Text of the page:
Monday, June 05, 2017

Comedy Is Hard

I watched the pilot of Showtime's I'm Dying Up Here last night. It's based on a well-done book about the world of stand-up comedy in 1970s Los Angeles, but the show itself is fictionalized.

It's a good concept with an appealing cast, but suffers from the same problems that ruined HBO's Vinyl, last year's expensive flop set in the exact same era but looking at the music industry.  Both shows should be fun, but all we seem to get is the misery of the people involved.

Sure, there's wisecracking and bits of routines*, but mostly it's people making big speeches and acting self-important about the world of comedy.  And for people who are supposed to be making others laugh, they mostly come across as joyless.

You can do a dramatic show about comedians.  But where's the sense of fun?  Just like Vinyl, you want to get involved in an exciting world, and all you get is despair (and whining).

And just like Vinyl, the pilot is built around a death.  Vinyl had a murder, while I'm Dying Up Here has a suicide.  One of the comedians who's "made it" walks in front of a bus.  And much of the rest of the show deals with the aftermath.

Not only is this a bad idea, it shows the producers don't have faith in their concept.  Just trying to make it in the world of comedy, if properly done, is plenty dramatic.  There's no need to trick things up with a death.  (And I'm aware that in the book the show is based on, there was a comic who took his life.  It's no excuse for bad drama to say it's inspired by a real situation.)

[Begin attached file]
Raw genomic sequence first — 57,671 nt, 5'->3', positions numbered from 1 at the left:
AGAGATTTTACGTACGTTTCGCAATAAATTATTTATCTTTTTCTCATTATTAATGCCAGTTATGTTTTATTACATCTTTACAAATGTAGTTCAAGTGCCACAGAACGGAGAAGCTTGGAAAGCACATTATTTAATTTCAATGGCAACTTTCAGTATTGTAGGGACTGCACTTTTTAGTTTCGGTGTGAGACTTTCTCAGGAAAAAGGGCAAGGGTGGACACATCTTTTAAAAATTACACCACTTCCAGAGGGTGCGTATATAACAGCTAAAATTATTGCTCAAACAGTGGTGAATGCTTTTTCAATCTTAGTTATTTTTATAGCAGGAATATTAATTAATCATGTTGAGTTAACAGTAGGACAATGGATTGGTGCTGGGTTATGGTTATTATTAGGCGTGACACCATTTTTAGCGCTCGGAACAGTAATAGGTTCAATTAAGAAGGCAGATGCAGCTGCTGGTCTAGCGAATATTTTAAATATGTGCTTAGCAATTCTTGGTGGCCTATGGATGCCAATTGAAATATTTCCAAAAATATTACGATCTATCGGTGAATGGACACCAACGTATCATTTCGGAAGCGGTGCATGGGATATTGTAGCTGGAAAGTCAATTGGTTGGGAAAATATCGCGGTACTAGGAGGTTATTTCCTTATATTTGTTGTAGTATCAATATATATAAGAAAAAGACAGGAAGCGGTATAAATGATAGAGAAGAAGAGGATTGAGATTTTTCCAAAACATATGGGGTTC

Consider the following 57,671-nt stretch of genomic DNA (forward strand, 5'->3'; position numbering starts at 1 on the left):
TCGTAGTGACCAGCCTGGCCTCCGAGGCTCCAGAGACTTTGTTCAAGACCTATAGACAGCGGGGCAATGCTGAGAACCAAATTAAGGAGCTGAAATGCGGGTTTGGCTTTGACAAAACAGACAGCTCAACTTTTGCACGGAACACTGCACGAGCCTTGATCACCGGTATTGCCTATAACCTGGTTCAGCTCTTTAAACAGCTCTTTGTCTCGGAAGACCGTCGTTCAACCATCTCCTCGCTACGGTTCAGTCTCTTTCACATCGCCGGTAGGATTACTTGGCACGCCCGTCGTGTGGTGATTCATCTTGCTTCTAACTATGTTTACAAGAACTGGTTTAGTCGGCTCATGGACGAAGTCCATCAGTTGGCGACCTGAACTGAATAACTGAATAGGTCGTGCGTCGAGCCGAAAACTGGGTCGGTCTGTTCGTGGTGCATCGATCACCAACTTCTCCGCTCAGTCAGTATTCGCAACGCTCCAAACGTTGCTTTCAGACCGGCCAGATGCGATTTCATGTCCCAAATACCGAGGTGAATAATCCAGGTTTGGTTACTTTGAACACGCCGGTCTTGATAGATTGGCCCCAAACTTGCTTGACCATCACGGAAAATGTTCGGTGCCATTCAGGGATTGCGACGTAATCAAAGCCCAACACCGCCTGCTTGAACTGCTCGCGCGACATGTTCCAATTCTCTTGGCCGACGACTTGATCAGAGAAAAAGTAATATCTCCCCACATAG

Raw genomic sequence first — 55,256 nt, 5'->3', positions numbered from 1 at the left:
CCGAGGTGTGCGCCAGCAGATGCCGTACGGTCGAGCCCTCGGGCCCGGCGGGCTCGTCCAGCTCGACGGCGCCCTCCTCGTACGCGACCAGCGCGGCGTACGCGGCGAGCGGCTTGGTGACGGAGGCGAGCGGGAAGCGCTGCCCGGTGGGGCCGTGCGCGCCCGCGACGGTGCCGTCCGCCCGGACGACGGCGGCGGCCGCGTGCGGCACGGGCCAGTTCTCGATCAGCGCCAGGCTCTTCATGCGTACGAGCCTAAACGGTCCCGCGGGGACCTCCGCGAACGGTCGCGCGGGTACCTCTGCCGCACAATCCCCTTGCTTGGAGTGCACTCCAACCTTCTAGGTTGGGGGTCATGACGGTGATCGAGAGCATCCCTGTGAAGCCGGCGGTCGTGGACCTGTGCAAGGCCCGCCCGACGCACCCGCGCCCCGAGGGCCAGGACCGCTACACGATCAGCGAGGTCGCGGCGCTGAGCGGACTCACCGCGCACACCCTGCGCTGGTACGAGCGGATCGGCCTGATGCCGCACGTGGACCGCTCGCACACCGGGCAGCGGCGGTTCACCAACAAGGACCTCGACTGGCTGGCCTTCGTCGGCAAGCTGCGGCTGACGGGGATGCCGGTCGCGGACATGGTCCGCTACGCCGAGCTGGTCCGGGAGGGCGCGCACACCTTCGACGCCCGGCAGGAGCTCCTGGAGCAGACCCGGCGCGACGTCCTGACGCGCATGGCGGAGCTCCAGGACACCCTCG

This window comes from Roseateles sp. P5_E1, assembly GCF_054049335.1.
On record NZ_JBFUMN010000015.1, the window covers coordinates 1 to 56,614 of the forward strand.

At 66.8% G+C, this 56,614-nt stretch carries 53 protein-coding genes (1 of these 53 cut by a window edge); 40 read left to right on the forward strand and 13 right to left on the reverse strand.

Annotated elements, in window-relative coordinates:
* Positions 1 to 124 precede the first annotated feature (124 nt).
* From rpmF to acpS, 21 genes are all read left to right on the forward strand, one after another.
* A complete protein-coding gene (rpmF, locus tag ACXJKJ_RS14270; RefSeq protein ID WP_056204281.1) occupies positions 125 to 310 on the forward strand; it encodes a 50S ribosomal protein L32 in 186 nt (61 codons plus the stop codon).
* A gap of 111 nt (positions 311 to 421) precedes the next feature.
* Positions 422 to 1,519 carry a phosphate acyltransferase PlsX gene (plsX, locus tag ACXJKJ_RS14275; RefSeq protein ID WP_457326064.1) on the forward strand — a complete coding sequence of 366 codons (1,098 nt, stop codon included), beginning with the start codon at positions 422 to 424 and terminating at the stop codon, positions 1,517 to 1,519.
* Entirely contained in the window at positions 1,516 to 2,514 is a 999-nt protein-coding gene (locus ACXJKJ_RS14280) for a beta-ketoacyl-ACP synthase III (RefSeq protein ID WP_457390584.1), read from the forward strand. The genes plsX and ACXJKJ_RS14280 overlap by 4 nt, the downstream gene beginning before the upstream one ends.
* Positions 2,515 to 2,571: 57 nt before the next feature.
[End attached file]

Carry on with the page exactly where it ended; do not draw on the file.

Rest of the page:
Look at classic shows like The Sopranos and The Wire.  They were about crime, violence and the basest human instincts, but they were fun to watch (and often funny).  I'm Dying Up Here is mostly depressing.  I'm not sure if I can bring myself to watch another episode.  (If you want to see a better show about making it stand-uip, check out HBO's Crashing, which debuted earlier this year.)

Meanwhile, I also watched the fifth episode of the revived Twin Peaks.  I wasn't actually looking forward to it.  I enjoyed the original show (especially at the beginning) but felt it had run its course.  But the new show is its own thing. It's not even Twin Peaks, exactly, as only a small portion of the action takes place there, and much of the cast is new as well.

All 18 episodes were written by the show's original creators, Mark Frost and David Lynch, and are all directed by Lynch.  So what we're getting is essentially an 18 hour, well-funded David Lynch movie.  Getting an hour a week of Lynchian weirdness is a blast.

*One Italian comic does a routine on the Carson show where he talks about how his mom would bring him a "bowl of pasta."  In 1973, pasta was an exotic word.  A comedian getting his first shot at the big time would have said "bowl of spaghetti."

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